Teacher honored for effort to teach about profit

May 20, 1998|By TERRY TALBERT

by Richard T. Meagher / staff photographer

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Rose Minnick

Salem Avenue Elementary School teacher Rose Minnick was lying in bed one night last winter when an idea struck. She could teach her fourth-grade students how to run a small business.

"I've heard of other teachers doing for-profit type things. I thought I could do it here," said Minnick, a Hagerstown resident.

With $250 of her own money, Minnick bought supplies. Then, 36 students from her homeroom and a co-worker's class made Christmas ornaments from scratch during social studies periods. They marketed and sold them, and then figured out their profit.


Last month, Minnick won top grades for her "economic concepts" project. She was named one of the nation's 100 outstanding educators in the Education's Unsung Heroes Awards program sponsored by Northern Life, a firm that provides retirement plans for the nation's teachers.

Minnick, 48, said she submitted her project for an award at the urging of a friend, who also applied. "I won and he didn't," she said. "I'm still in shock. I still can't believe it."

Minnick said more important than the award was a $2,000 grant she got to fund similar projects in the future. "No one's ever given me anything," she said.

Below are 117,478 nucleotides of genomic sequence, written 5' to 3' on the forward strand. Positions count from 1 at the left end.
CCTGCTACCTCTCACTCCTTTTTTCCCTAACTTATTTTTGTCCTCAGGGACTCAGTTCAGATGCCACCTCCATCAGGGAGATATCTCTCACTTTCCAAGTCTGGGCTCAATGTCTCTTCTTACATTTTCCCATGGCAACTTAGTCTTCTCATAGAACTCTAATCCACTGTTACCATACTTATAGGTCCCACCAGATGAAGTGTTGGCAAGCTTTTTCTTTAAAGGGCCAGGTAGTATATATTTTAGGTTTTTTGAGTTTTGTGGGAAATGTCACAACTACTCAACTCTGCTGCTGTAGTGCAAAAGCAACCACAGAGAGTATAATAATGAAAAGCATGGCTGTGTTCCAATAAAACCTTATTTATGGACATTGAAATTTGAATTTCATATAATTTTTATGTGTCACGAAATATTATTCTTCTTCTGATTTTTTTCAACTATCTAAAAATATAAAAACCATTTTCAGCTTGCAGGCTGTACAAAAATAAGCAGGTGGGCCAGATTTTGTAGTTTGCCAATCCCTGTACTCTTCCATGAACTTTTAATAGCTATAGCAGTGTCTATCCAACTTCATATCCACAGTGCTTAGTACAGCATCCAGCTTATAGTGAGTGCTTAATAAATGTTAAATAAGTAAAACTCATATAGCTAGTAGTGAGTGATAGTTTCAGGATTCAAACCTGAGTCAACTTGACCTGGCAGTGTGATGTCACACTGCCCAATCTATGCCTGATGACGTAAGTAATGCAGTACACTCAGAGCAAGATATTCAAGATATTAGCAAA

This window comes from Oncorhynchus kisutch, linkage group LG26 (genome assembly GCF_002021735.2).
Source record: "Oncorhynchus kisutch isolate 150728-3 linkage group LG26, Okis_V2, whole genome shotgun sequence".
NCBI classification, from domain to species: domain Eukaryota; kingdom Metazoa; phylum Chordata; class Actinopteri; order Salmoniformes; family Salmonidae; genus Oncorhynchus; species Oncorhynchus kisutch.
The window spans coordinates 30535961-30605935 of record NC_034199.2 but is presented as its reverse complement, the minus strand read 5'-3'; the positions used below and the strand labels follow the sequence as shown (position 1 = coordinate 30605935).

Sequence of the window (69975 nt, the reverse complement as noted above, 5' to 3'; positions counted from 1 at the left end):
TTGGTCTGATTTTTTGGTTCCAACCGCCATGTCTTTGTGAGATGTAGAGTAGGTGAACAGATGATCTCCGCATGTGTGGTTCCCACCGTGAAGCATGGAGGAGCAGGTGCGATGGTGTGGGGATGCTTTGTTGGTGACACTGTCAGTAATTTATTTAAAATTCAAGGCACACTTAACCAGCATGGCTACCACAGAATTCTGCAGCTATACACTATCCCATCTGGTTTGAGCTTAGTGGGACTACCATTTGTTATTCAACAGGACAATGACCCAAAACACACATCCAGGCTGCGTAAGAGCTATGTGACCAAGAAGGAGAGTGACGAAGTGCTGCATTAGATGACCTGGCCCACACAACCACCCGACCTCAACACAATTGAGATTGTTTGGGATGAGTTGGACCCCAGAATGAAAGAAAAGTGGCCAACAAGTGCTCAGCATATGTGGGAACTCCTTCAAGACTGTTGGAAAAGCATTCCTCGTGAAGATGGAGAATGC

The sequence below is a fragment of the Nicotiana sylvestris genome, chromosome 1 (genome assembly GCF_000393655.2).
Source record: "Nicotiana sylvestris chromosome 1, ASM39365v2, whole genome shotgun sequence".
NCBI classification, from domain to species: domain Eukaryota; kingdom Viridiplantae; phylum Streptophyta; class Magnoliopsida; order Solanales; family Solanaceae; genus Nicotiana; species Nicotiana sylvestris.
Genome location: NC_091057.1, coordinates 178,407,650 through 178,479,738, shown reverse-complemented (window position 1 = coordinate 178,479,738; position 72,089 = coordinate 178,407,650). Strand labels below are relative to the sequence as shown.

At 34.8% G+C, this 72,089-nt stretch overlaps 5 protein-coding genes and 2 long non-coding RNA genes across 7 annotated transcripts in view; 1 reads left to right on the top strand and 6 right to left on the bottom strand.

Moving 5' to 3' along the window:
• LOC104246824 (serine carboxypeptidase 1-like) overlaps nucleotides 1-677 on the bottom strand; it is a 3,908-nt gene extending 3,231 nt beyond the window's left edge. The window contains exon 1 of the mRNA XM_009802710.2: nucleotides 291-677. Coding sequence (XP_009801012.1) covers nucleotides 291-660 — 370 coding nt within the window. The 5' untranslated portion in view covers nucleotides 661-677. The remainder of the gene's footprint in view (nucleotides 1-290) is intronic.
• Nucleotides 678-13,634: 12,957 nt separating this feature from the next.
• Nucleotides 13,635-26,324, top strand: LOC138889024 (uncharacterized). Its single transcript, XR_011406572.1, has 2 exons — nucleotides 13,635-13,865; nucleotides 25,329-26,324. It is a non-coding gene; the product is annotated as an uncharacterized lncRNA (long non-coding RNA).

"This grant feels wonderful, because somebody thought I had an idea worth pursuing," she said. "I can't describe the feeling I felt when I found out I'd won."

In its third year, the unsung heroes awards program has given a total of $640,000 to 260 teachers across the country.

"Rosetta Minnick exemplifies the innovative spirit that is making a difference in classrooms across the country," Northern Life president and CEO Michael Dubes said.

Minnick has been teaching for 27 years. She said it's common for teachers to spend their own money on class supplies. In this case, since the kids were involved in a business, Minnick said she was able to recoup about $125 of her expenses from their sale of ornaments. The rest of the sale money was "profit" and the kids to spend.

Minnick said her homeroom made a profit of $12.50, while the other class made $14. The kids decided how to spend the money. "One group decided on cake and soda, and the other group wanted Coke and popcorn," she said.

"I think they thought of it as a fun project," Minnick said. "Economics is becoming more and more important. These kids really didn't understand what profit was, or what unit cost was."

Minnick said some of the students grasped those concepts during the project, while others learned more basic lessons. "Some just plain learned to paint and clean up a mess," she said, laughing.

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